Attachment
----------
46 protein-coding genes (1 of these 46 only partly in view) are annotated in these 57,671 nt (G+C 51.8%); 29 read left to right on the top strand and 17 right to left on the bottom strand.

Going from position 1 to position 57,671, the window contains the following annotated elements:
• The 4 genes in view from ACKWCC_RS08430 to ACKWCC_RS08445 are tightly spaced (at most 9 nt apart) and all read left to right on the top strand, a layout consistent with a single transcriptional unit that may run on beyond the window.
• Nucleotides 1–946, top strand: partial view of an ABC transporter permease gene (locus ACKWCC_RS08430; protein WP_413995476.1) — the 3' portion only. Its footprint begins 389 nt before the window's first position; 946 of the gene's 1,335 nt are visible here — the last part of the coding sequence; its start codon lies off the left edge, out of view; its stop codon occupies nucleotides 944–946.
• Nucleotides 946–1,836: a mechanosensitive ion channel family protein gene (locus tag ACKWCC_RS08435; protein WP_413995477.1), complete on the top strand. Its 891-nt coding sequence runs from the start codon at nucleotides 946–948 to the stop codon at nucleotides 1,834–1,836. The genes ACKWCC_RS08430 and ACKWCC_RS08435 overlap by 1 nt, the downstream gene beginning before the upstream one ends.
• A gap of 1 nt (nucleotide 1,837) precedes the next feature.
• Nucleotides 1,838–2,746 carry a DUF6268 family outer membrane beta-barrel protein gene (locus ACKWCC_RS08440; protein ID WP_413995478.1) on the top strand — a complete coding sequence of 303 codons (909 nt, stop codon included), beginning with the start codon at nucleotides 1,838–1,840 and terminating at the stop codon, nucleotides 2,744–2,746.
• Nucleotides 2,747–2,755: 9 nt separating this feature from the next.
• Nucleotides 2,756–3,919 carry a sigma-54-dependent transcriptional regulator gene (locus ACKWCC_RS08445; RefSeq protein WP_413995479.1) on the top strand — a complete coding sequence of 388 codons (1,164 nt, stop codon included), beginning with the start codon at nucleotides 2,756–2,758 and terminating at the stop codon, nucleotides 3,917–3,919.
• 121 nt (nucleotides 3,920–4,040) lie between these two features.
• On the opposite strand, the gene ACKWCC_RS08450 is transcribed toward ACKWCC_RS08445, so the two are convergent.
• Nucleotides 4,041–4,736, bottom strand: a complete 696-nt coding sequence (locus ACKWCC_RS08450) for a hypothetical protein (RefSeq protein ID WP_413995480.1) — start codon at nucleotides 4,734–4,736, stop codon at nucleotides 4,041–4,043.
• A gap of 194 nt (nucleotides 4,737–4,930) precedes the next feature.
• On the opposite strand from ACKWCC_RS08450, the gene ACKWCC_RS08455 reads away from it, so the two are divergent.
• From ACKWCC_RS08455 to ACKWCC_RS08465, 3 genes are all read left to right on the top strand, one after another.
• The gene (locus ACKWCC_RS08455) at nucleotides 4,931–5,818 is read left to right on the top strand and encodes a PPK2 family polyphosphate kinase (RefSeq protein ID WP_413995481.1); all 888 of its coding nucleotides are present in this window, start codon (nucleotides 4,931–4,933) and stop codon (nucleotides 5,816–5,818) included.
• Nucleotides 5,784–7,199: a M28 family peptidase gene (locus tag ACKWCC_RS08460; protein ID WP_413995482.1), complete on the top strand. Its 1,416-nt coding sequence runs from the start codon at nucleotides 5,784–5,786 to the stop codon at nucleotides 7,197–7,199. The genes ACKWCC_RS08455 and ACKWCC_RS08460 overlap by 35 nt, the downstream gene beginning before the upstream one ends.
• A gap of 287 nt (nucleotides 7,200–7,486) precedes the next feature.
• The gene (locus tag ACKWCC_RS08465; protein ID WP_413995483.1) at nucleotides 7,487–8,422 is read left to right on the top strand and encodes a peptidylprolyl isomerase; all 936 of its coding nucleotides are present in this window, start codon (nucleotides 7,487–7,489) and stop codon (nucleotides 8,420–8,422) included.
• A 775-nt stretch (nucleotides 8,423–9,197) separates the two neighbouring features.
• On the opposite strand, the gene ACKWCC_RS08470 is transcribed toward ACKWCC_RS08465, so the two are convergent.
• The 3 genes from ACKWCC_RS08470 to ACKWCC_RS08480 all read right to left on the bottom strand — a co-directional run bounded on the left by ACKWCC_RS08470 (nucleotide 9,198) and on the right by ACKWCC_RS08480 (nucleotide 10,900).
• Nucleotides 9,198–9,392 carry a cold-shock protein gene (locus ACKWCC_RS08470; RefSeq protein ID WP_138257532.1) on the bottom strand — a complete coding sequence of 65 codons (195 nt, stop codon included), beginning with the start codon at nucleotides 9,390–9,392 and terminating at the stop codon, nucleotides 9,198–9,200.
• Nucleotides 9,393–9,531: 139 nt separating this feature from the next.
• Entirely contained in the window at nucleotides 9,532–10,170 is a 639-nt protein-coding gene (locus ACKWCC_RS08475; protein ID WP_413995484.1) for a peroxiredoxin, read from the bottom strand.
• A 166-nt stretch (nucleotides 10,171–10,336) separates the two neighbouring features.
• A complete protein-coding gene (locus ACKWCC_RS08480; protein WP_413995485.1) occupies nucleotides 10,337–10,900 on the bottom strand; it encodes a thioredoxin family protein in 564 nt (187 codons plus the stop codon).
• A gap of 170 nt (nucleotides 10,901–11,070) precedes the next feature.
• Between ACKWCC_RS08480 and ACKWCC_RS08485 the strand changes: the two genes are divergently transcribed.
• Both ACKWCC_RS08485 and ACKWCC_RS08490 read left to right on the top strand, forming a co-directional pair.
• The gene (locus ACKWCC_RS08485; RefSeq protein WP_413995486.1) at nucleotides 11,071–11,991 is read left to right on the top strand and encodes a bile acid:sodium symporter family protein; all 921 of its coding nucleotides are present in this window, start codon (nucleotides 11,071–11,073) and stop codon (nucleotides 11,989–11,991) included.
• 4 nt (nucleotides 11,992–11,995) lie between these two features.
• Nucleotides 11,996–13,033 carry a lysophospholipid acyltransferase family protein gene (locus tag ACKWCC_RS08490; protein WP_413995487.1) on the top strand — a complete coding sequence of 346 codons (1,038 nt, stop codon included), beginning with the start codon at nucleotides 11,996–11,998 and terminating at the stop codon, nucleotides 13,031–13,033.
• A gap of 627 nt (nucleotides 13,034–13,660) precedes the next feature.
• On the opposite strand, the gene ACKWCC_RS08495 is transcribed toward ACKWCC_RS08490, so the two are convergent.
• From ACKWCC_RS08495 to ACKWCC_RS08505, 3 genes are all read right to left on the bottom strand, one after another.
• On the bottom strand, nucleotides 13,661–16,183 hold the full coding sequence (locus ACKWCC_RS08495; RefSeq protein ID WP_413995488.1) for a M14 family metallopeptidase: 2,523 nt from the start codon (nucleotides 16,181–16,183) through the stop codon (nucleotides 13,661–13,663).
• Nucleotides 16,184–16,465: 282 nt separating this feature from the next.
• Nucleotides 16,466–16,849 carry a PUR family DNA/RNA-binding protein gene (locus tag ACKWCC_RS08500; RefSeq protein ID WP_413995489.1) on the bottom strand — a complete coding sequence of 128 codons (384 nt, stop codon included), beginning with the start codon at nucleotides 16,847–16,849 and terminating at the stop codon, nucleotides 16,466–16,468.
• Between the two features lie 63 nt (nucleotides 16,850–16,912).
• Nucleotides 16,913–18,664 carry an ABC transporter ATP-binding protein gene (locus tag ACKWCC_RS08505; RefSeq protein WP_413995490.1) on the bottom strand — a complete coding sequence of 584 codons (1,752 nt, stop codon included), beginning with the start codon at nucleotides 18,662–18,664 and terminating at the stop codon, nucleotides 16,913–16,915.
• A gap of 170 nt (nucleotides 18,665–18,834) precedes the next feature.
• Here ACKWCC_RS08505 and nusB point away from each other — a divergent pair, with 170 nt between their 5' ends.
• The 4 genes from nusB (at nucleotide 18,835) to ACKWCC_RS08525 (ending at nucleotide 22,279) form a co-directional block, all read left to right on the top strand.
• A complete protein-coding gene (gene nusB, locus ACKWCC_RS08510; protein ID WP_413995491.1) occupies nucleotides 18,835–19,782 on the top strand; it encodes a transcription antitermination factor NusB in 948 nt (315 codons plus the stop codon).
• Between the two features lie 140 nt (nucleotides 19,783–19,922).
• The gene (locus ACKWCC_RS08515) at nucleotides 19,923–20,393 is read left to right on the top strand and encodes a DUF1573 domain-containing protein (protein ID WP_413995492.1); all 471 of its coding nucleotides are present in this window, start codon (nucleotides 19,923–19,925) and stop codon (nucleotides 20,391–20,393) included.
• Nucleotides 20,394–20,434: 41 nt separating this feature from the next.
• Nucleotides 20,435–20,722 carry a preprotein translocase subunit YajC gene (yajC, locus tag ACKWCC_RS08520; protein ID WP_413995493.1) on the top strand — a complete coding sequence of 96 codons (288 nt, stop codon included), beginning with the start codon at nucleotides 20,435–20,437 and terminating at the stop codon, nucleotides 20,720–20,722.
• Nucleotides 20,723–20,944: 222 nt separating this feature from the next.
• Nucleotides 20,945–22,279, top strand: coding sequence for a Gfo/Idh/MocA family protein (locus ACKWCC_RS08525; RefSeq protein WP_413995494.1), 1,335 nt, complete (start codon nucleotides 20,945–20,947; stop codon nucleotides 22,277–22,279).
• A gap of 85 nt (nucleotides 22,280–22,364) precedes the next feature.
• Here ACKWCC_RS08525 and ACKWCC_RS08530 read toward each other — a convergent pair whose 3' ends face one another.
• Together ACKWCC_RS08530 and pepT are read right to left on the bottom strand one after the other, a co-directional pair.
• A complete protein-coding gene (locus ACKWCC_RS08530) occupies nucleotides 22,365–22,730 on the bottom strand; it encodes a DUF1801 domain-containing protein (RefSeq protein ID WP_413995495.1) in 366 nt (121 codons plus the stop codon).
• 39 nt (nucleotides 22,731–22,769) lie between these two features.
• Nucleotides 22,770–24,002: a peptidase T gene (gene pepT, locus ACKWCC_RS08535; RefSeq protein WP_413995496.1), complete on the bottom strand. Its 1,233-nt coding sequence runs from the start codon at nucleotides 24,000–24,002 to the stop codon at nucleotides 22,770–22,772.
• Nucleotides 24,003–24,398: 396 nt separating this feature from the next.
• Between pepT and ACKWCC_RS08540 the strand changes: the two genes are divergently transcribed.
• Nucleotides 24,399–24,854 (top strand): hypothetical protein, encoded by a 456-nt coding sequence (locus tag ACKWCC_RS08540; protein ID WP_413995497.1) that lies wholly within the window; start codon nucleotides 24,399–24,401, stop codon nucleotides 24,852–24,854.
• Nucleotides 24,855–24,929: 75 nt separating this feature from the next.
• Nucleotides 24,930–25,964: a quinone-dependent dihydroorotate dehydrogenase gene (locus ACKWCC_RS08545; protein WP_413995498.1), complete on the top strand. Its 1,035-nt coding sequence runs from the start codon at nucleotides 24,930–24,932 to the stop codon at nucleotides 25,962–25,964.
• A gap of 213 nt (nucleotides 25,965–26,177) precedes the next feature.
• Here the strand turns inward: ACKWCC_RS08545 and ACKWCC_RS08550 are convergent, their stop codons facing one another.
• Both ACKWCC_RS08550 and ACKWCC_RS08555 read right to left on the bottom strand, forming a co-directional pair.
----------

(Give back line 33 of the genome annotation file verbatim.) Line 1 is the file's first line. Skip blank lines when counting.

• Nucleotides 11,996–13,033 carry a lysophospholipid acyltransferase family protein gene (locus tag ACKWCC_RS08490; protein WP_413995487.1) on the top strand — a complete coding sequence of 346 codons (1,038 nt, stop codon included), beginning with the start codon at nucleotides 11,996–11,998 and terminating at the stop codon, nucleotides 13,031–13,033.